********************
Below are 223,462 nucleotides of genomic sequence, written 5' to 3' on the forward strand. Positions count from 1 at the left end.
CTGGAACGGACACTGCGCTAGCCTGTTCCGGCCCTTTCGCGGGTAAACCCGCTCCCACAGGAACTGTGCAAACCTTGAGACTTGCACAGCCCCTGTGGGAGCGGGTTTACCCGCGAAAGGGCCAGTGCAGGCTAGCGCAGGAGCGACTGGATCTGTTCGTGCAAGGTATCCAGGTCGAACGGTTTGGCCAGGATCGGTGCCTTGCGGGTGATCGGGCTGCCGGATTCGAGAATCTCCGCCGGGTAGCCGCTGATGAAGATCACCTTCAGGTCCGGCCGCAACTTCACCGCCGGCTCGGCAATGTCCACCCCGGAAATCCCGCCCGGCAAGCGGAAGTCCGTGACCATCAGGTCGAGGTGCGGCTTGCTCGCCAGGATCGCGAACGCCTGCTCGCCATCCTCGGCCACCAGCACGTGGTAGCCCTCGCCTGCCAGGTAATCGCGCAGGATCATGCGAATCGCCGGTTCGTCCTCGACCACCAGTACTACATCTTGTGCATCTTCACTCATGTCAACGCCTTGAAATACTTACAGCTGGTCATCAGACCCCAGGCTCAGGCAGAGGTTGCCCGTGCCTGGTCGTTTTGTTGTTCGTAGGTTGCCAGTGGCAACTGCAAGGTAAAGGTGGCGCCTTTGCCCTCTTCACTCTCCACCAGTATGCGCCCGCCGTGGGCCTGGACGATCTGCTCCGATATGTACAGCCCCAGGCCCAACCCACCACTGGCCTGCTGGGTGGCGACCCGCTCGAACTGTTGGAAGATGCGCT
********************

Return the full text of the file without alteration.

Below are 223,462 nucleotides of genomic sequence, written 5' to 3' on the forward strand. Positions count from 1 at the left end.
CTGGAACGGACACTGCGCTAGCCTGTTCCGGCCCTTTCGCGGGTAAACCCGCTCCCACAGGAACTGTGCAAACCTTGAGACTTGCACAGCCCCTGTGGGAGCGGGTTTACCCGCGAAAGGGCCAGTGCAGGCTAGCGCAGGAGCGACTGGATCTGTTCGTGCAAGGTATCCAGGTCGAACGGTTTGGCCAGGATCGGTGCCTTGCGGGTGATCGGGCTGCCGGATTCGAGAATCTCCGCCGGGTAGCCGCTGATGAAGATCACCTTCAGGTCCGGCCGCAACTTCACCGCCGGCTCGGCAATGTCCACCCCGGAAATCCCGCCCGGCAAGCGGAAGTCCGTGACCATCAGGTCGAGGTGCGGCTTGCTCGCCAGGATCGCGAACGCCTGCTCGCCATCCTCGGCCACCAGCACGTGGTAGCCCTCGCCTGCCAGGTAATCGCGCAGGATCATGCGAATCGCCGGTTCGTCCTCGACCACCAGTACTACATCTTGTGCATCTTCACTCATGTCAACGCCTTGAAATACTTACAGCTGGTCATCAGACCCCAGGCTCAGGCAGAGGTTGCCCGTGCCTGGTCGTTTTGTTGTTCGTAGGTTGCCAGTGGCAACTGCAAGGTAAAGGTGGCGCCTTTGCCCTCTTCACTCTCCACCAGTATGCGCCCGCCGTGGGCCTGGACGATCTGCTCCGATATGTACAGCCCCAGGCCCAACCCACCACTGGCCTGCTGGGTGGCGACCCGCTCGAACTGTTGGAAGATGCGCT